Documentary's dark underbelly
In the Mondo Cane films, the world is truly going to the dogs. One day, Fido is sharing Master’s own plate, the next he’s the main feast. Oh, yes, “you’ll shudder and gasp in amazement.” The filmmakers soberly take the viewer on a perverse journey to the far reaches of the globe, but this is no National Geographic special. Far from it!
As Mondo Cane sheds light on cultures and events rarely seen, it bewitches us into a strange psychological arousal as we witness increasingly bizarre scenes of everyday humanity.
Mondo Cane I and II, documentaries by classification, were directed by Gualtiero Jacopetti and Franco Prosperi. The first Mondo Cane was released in 1962 and spawned a new genre of shock documentaries or “shockumentaries” as they came to be known. It can easily be argued that the genre eventually mutated into the reality TV shows we find ourselves tuning into with outward disgust and inward glee. Do series like My 600-lb Life and Little People, Big World really satisfy anything other than our primal need to stop-and-gawk? And if titillating television is what Mondo Cane gave rise to, the original circus freak shows and human zoos are most certainly where it all began. Indeed the directors are the first to admit that their goal was to make an anti-documentary in response to their revulsion at the prevalent Italian filmmaking style of the time known as Neorealism—a paired down approach that presented the world “as is.”
In the opening scene of Mondo Cane, the detached voice of the narrator states that all that will be presented is factual. As passive observers, we are lulled into believing that what we see is real. In fact, the opposite may be true. The film takes off at a mad pace, void of storyline, juxtaposing, and contrasting and stoking disbelief. The directors navigate the viewer through a world labyrinth of odd ceremonies, tribal rituals and extreme religious rites. As Mondo Cane sheds light on cultures and events rarely seen, it bewitches us into a strange psychological arousal as we witness increasingly bizarre scenes of everyday humanity. And just as we get comfortable on our exotic trip, disbelief kicks in. Wait, this can’t be real! The filmmakers admit to re-enacting certain scenes but are others pure fabrication? This smacks of reality TV with its planned situations and creative editing. Even veteran film critics aren’t sure which scenes are real and which have sprung from the directors’ fertile imaginations. Jacopetti and Prosperi do concede to alternating between extremely shocking scenes and more light-hearted ones in order to keep the viewer watching, rather than turning away.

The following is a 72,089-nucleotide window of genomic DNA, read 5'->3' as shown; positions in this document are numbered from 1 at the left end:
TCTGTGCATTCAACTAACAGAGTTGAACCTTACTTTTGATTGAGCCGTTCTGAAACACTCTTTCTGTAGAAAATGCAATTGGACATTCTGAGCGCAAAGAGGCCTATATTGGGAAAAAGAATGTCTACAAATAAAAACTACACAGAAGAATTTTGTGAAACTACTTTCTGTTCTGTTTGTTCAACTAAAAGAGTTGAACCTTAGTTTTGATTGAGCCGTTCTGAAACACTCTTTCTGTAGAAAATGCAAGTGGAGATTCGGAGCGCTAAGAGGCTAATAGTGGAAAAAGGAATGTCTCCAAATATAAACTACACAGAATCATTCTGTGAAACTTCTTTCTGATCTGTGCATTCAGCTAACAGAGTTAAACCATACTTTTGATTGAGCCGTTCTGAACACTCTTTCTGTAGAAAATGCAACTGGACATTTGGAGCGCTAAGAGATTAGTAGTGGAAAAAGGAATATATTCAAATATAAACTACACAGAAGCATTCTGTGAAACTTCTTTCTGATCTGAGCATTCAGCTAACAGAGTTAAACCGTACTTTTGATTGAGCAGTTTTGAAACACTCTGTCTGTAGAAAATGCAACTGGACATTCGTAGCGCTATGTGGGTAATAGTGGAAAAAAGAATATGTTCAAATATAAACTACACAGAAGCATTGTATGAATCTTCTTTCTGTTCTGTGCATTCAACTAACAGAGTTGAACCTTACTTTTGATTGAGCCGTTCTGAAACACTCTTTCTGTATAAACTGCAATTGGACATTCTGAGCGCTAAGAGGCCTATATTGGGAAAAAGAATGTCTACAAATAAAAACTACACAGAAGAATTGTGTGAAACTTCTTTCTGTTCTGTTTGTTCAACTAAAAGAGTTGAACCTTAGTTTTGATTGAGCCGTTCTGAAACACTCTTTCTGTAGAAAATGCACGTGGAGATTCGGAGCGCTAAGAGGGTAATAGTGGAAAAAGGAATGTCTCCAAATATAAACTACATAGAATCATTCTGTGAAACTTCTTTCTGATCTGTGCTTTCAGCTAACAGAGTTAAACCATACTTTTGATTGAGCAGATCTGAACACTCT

The Mondo Cane films launched a new style of filmmaking that would eventually branch out in many directions from the gritty Mondo Horror style including Faces of Death (1978) to today’s “fake news” journalism.
With the stated premise of putting forth the “show of humanity itself,” the directors keep the audience squirming on the edge of their seats as they jump from one disjointed but related subject to another. In one scene from Mondo Cane I, the camera shows French women force-feeding geese to produce fois gras. The aloof narrator specifies that the practice is far more humane now that they no longer nail the geese’s feet to the floor of their cages. Skip to Tabar, where young virgins held in cages are “stuffed with tapioca until they reach at least 264 pounds” and are ready to be offered to the tribe leader. Did they say 264 pounds? How did this primitive tribe arrive at this very specific ideal weight to bear the big man’s offspring? The contrasting realities and dubious facts may make you wonder whether the filmmakers are mocking their audience.
But wait there’s lots more shock for your curious mind. Cut to the pig feast. The narrator emphasizes that the feast only takes place once every five years followed by a period of near famine. Sounds a little hard to swallow. And do the natives really use their nose jewellery as convenient toothpicks? Lucky for the children the feast includes a pick up game of soccer using the inflated pig intestines as a ball. “Someone remembered the children and didn’t eat all of the intestines.” Huh? Didn’t the narrator say there was a famine?
The film becomes more and more shocking, to the point of ridicule, as it progresses. Viewers are left utterly bewildered trying to connect the dots that may or may not be real. Yes, it’s social commentary. The filmmakers were talented and had guts, winning numerous awards for their films. But have we been duped and if so does it really matter as long as we get the message? The Mondo Cane films launched a new style of filmmaking that would eventually branch out in many directions from the gritty Mondo Horror style including Faces of Death (1978) to today’s “fake news” journalism. Check them out as part of your cinematic education but never stop asking yourself, Is this real?
Watch the original 1962 Mondo cane here: